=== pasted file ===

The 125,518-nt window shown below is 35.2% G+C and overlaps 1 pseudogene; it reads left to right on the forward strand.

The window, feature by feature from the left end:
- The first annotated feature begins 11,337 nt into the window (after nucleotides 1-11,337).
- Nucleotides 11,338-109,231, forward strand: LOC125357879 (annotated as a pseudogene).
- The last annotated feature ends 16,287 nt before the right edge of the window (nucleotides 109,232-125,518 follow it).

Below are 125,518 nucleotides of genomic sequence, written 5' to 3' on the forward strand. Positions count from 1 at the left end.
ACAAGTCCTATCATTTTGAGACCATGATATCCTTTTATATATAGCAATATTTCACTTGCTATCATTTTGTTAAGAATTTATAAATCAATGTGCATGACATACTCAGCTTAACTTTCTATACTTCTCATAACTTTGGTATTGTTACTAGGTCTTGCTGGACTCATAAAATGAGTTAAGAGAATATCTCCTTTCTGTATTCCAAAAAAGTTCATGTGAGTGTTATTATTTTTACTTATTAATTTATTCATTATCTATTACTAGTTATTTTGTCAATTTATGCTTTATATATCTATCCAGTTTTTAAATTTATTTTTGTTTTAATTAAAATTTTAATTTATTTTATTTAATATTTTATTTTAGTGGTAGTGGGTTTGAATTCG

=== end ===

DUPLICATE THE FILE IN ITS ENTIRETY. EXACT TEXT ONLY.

The 125,518-nt window shown below is 35.2% G+C and overlaps 1 pseudogene; it reads left to right on the forward strand.

The window, feature by feature from the left end:
- The first annotated feature begins 11,337 nt into the window (after nucleotides 1-11,337).
- Nucleotides 11,338-109,231, forward strand: LOC125357879 (annotated as a pseudogene).
- The last annotated feature ends 16,287 nt before the right edge of the window (nucleotides 109,232-125,518 follow it).

Below are 125,518 nucleotides of genomic sequence, written 5' to 3' on the forward strand. Positions count from 1 at the left end.
ACAAGTCCTATCATTTTGAGACCATGATATCCTTTTATATATAGCAATATTTCACTTGCTATCATTTTGTTAAGAATTTATAAATCAATGTGCATGACATACTCAGCTTAACTTTCTATACTTCTCATAACTTTGGTATTGTTACTAGGTCTTGCTGGACTCATAAAATGAGTTAAGAGAATATCTCCTTTCTGTATTCCAAAAAAGTTCATGTGAGTGTTATTATTTTTACTTATTAATTTATTCATTATCTATTACTAGTTATTTTGTCAATTTATGCTTTATATATCTATCCAGTTTTTAAATTTATTTTTGTTTTAATTAAAATTTTAATTTATTTTATTTAATATTTTATTTTAGTGGTAGTGGGTTTGAATTCG